Is message order important?
Some messaging services, ActiveMQ, for example, preserve the order of messages from sender to receiver, although messages from multiple senders to the same receiver will be interleaved. In these systems some component must gather and sort the messages and release them one-at-a-time to each receiver. A network or host outage on one component might delay all messages.
Other messaging services, such as AWS's SNS/SQS, do not preserve order. Messages read by a receiver might not appear in the order they were sent. In these systems any members of a distributed cluster can send whatever messages it has for a particular client. Network or host outages affect only the messages contained solely on the affected host.
Ordered systems are in many cases easier to use, but less scalable and reliable.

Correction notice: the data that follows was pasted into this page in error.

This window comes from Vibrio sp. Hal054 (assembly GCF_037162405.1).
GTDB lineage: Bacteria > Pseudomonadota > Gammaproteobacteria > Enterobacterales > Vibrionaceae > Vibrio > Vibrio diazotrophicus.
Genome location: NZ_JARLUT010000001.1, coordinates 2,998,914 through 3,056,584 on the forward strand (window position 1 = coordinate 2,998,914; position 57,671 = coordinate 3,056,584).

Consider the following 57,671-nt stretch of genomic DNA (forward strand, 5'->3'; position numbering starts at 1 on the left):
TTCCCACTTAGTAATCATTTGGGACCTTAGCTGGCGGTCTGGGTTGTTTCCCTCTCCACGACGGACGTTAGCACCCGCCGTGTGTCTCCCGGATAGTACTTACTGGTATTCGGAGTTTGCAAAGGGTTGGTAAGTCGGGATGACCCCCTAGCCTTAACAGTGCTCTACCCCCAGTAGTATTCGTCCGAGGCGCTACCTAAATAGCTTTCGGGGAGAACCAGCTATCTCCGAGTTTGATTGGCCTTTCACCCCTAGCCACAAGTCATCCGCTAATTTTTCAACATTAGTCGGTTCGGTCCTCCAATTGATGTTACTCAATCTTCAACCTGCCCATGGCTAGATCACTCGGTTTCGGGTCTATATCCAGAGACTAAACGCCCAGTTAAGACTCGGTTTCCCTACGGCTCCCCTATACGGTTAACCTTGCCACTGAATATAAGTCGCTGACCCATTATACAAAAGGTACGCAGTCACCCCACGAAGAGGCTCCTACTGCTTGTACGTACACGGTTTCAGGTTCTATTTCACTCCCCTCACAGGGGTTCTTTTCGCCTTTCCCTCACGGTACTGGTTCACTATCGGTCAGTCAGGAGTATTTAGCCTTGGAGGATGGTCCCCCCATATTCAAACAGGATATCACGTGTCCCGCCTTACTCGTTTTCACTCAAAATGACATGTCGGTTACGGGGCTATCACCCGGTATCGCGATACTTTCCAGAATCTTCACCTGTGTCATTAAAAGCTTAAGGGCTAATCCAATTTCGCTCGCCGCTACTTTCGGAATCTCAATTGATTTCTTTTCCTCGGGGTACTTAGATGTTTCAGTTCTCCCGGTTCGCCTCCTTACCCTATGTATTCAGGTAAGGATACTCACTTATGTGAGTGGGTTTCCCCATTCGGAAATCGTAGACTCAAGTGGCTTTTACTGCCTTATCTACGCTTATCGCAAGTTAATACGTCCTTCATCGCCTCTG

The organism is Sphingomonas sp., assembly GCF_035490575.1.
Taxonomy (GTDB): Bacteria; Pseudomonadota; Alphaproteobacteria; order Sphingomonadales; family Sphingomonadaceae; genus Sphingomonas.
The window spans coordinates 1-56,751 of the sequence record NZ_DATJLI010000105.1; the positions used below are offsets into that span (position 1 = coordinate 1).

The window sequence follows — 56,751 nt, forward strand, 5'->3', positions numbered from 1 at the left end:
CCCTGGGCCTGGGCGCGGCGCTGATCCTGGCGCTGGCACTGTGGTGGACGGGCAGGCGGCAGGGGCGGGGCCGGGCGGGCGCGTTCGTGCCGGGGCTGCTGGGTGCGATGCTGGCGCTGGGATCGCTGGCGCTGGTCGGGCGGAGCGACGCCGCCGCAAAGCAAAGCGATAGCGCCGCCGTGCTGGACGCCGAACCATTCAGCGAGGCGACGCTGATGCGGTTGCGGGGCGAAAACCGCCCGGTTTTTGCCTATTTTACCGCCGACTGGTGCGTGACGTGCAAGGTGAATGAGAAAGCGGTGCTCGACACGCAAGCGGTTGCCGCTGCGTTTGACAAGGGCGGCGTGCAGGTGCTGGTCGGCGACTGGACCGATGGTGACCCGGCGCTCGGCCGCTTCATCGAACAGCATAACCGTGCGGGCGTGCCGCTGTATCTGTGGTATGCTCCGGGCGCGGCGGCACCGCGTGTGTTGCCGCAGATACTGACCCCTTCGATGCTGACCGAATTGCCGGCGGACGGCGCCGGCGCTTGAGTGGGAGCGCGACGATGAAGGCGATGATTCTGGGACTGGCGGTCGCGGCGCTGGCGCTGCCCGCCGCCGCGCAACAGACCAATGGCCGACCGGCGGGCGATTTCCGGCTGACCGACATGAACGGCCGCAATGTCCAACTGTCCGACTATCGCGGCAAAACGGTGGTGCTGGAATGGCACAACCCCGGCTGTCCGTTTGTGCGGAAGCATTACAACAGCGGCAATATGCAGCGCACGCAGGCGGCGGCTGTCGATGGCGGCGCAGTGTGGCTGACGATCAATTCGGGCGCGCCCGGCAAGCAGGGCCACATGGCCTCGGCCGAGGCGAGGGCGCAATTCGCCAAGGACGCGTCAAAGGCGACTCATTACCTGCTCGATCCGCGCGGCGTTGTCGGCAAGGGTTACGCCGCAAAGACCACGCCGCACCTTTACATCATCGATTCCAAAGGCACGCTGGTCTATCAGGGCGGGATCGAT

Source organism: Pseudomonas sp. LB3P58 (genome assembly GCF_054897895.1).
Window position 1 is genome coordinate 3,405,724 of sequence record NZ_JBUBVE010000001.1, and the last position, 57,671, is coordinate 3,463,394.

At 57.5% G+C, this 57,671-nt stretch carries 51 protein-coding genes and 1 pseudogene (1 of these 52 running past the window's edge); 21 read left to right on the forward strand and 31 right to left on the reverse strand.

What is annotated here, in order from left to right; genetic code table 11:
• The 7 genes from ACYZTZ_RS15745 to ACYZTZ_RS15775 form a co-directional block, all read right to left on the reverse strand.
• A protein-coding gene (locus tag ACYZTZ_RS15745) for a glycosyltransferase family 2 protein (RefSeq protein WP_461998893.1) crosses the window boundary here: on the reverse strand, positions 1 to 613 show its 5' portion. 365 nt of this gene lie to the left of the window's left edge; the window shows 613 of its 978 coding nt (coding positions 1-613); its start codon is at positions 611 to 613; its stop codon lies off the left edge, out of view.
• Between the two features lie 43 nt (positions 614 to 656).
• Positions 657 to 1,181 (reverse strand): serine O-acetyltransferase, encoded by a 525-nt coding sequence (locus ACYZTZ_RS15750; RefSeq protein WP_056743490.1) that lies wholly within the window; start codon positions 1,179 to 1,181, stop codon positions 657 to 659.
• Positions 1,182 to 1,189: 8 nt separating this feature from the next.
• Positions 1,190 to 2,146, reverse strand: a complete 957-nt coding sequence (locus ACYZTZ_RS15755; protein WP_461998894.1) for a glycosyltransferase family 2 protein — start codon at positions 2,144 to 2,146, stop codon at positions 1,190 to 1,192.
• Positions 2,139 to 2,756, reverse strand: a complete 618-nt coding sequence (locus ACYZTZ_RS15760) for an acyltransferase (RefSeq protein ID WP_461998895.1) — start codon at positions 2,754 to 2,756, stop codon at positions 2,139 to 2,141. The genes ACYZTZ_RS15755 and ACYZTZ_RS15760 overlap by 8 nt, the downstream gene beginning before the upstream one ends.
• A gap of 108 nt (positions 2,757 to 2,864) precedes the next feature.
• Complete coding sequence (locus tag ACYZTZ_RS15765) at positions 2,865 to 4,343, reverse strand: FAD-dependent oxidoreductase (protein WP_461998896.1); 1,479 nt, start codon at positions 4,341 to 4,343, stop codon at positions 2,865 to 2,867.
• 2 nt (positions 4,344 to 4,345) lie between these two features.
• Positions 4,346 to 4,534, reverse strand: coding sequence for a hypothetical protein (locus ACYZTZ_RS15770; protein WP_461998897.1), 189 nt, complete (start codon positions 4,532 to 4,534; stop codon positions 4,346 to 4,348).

Methods or Resources?
If the messages are carrying 'methods', for instance:
- at 10am: set a = a + 4
- at 11am: set a = a * 10
They clearly must be processed in order. A method requires a particular state of a resource. The order may provided by the service or locally, by the listener. In the latter case one might collect messages for some period of time and then process them according to a message timestamp. This can negate most of the advantages of the unordered service. There can be only one receiver per queue; there can likely be only one sender per queue.
If instead the messages carry resource representations, i.e., what one might receive from a REST GET, order may not be important at all. If a message contains:
- at 11am: a is 20
one compares the time of the last modification of a with 11am. If earlier, set 'a=20'. If later, ignore the message.
Messages that carry resource representations are far more flexible, scalable and reliable. And, I might add, easier to implement in systems of heterogeneous components.